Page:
This session was well attended and the majority wanted to look at customising classes and setting up a class standard. In a recent webinar I created some classes by using custom classes from my standard. When some of my users saw this, they wanted to know how they could quickly access their own custom classes.
Design layers and classes are the two most important organising concepts that you need to understand in order to create drawings in Vectorworks. I still find some users are confused about when to use a layer and when to us a class to organise their drawings. I use three simple rules to decide when I need a new class, and three simple rules to decide when I need new design layers.
Symbols are generally thought of as relatively small repeating objects. So first of all you should use symbols whenever you need to repeat something, like sanitary fixtures, light fixtures, furniture, and so on.
Collapsible (Hierarchal )Classes – I am a fan of using lots of classes. Layers are where things are, so you tend to have layers for stories of the building or for structuring the file. Classes are what things are. This means that you have classes to differentiate different parts of the design depending on what the objects are.
Storing a Layer and Class Standard – When you create a Layer and Class Standard, it is important to store it in the correct location so that Vectorworks can use it.
Creating a Layer and Class Standard – When you create a lot of drawings it’s essential that your drawings are similar to each other in the way they are set up, a standard will do that for you.
Use More Classes, Use Fewer Layers – Layers should be where you have drawing the information, classes should be what the information is. For example, the walls are drawn on Floor 1, the class tells you that the walls are existing, proposed, or demolished.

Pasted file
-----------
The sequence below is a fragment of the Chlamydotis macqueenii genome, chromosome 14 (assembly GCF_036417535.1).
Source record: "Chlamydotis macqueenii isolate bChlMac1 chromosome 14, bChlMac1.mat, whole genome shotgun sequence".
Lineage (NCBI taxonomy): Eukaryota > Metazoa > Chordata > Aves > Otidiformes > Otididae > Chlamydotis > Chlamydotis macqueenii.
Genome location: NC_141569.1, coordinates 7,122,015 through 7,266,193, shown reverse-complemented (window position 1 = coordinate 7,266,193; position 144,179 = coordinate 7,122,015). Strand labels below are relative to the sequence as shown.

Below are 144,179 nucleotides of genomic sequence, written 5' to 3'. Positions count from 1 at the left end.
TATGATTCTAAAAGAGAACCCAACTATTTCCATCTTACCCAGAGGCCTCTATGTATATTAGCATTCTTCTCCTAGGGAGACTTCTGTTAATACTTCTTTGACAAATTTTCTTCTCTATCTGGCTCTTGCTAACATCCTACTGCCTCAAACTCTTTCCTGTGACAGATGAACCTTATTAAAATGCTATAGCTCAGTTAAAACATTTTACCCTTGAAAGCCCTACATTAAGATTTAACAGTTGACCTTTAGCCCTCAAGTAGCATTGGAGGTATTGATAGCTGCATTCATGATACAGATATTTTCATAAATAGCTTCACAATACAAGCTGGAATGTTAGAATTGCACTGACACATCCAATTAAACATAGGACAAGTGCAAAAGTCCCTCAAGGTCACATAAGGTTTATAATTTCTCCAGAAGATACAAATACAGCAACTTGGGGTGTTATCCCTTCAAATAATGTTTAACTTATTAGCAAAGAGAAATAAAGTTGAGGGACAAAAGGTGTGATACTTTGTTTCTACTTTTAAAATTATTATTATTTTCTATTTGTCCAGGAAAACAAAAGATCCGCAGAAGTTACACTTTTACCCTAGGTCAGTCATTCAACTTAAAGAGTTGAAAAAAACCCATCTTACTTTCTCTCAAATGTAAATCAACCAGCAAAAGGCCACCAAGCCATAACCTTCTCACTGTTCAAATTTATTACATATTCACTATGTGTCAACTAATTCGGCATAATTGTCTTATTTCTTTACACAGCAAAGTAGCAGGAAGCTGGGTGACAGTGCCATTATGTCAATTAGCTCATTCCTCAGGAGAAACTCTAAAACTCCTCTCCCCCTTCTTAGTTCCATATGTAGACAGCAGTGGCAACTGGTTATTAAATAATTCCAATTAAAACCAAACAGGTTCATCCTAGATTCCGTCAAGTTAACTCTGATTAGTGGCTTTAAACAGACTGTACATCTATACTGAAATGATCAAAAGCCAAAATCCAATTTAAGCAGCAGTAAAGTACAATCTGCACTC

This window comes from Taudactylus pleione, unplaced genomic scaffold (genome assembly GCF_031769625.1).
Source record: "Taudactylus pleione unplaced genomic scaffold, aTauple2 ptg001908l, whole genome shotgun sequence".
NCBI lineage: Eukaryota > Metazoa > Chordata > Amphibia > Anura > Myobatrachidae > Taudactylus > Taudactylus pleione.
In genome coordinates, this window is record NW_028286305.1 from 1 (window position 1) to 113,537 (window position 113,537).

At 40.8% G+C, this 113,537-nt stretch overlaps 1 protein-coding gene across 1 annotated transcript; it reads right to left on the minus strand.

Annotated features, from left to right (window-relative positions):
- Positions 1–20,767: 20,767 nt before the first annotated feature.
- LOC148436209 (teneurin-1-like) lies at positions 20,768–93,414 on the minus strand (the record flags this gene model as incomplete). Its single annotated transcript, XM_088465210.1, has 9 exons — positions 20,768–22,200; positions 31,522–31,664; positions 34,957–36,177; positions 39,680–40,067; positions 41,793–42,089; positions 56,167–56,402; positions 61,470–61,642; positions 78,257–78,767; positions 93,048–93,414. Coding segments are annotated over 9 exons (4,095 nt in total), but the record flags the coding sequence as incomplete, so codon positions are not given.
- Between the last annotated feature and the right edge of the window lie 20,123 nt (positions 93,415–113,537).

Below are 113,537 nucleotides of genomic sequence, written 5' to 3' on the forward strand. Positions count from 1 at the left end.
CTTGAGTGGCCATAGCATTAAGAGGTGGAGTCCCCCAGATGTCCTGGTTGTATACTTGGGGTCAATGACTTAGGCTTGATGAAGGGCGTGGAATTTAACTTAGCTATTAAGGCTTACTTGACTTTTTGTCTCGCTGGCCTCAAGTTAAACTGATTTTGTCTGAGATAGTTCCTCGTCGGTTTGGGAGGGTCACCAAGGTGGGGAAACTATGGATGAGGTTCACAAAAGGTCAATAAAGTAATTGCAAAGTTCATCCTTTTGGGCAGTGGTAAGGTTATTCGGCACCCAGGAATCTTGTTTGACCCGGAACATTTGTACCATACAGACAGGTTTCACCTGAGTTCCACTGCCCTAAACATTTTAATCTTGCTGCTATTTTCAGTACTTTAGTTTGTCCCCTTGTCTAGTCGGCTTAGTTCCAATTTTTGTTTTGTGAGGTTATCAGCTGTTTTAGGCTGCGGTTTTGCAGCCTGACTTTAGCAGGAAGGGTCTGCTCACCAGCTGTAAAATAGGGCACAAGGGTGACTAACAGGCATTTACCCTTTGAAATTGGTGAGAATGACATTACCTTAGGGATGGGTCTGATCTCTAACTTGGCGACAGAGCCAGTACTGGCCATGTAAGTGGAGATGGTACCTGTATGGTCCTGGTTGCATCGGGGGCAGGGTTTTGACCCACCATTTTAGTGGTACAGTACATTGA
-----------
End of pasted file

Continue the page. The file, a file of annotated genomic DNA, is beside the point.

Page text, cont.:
This is the movie from the BIM Special Interest Group, September 2012, creating a BIM workflow, Part 4, setting up drawings using viewports and sheet layers. (morning session)
This is the movie from the second session Landmark Special Interest Group, August 2012. We are looking at starting a template file and simple drawing techniques.
Class options are extremely important when you are using Vectorworks. Choosing the right class options will make it easy to use Vectorworks. Choosing the wrong class options will always make Vectorworks difficult to use
This is a recording from the January Beyond Beginners session. We looked at rules for creating classes. You can create an almost unlimited number of classes, but should you? Wouldn’t it be better to have a strategy for making classes?
Stories. For complex projects it is sometimes easier to break them up into manageable chunks. In this example we will use Stories to control the elevation heights, design layers for modeling and classes to control visibility and graphic style of object.
Assigning Textures Using Classes. If you set up your file early on to use textures for specific classes that you want to texture then you have an advantage when it is time to assign the textures. By going to the classes dialog you can then texture all the objects of a specific class.
I saw a request on a community board recently. The Vectorworks user wanted to select a viewport, and use the Object Info Palette to change the layer and class visibilities, on the same dialog box. It’s not currently possible to do this, but there is a workaround, and that is to use the Organization Dialog box.
At this point, I have used the background as much as I need. For a while it will be easier to change the layer options, and make the background invisible. You can use the Navigation palette to do this.
Creating Layers and Classes for Counting. We are going to create worksheets to count information. There are several ways to count information, using line color, line weight, and so on. But for what we want to count, layers and classes will do.
Before you set up the drawings, you need to set up the classes for objects that you want to turn off, or texture.
You can control the graphic on a massing model, but you can not use the Attributes Palette. The graphics on a massing mode are controlled by the classes on the massing model.
Set up the Layers. Start by setting up the layers for the project. You will need at least one layer for each floor of the building, a layer for the lower roof, upper roof and foundations. Foundations on an old building can be tricky to draw, unless you have some detailed and accurate drawings to work from.